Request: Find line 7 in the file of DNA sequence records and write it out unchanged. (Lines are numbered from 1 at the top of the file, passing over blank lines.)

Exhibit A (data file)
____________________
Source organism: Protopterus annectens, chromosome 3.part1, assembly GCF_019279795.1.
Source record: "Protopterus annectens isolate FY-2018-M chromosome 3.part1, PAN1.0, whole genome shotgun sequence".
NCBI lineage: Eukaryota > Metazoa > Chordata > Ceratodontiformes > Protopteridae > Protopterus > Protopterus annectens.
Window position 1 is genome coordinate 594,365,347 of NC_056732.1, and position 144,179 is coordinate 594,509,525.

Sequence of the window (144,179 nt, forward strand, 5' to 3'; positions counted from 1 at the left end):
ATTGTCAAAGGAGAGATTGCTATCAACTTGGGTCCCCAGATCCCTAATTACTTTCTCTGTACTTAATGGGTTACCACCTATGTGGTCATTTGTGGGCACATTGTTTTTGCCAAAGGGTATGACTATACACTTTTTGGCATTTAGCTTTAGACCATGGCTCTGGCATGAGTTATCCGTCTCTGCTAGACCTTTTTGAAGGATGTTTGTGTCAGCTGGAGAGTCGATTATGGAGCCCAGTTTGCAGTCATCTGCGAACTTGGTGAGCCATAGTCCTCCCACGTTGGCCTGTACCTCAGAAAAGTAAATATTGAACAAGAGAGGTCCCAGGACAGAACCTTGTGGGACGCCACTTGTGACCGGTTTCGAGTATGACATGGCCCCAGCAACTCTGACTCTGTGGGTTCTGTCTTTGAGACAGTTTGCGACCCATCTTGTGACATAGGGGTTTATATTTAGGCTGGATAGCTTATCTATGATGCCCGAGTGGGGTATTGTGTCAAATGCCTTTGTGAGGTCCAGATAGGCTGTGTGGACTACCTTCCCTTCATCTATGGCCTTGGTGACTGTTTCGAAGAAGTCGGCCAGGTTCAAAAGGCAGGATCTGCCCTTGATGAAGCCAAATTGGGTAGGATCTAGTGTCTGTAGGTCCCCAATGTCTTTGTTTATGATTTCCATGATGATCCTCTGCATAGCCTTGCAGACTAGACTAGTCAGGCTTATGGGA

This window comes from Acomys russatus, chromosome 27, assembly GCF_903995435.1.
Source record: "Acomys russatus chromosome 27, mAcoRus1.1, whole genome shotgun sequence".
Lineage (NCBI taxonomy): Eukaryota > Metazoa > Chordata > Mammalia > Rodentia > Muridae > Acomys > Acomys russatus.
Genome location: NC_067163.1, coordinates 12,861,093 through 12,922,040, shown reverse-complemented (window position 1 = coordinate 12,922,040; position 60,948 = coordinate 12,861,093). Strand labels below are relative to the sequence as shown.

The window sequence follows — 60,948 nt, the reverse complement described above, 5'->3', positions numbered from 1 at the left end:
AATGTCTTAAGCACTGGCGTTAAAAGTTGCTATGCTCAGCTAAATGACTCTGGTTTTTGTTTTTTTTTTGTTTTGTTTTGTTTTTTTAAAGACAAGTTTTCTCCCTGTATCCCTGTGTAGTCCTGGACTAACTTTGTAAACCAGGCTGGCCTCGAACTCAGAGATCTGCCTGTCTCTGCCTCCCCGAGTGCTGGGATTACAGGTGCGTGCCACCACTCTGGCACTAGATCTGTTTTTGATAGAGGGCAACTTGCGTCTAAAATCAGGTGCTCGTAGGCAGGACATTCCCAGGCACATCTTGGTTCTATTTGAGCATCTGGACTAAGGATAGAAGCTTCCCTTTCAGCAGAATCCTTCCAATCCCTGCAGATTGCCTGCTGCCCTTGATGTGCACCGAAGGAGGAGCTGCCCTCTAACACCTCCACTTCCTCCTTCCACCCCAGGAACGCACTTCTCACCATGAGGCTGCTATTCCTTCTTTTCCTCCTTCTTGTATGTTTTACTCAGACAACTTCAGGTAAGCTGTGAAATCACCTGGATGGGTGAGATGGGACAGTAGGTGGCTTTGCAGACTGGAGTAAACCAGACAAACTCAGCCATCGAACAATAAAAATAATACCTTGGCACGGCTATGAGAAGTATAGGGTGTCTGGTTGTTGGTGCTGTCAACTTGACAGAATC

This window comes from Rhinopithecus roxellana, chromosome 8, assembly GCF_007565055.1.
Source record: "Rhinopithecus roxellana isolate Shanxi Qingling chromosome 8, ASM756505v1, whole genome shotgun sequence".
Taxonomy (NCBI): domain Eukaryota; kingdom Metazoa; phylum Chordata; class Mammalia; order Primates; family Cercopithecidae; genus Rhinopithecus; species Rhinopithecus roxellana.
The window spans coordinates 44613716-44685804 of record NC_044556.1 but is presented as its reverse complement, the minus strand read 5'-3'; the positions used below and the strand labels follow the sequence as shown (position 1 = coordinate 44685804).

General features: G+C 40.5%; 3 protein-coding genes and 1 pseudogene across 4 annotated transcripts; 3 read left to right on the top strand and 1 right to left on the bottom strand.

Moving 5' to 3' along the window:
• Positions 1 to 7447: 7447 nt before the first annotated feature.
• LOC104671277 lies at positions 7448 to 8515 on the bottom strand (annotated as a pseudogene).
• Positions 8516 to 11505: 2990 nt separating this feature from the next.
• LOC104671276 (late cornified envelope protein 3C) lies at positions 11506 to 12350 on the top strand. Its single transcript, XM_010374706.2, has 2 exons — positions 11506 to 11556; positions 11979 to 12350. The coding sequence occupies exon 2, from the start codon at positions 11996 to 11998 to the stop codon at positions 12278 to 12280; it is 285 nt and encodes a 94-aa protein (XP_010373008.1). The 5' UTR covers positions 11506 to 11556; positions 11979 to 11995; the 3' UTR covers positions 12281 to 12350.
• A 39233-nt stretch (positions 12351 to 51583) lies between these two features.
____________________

This window comes from Acomys russatus, chromosome 27, assembly GCF_903995435.1.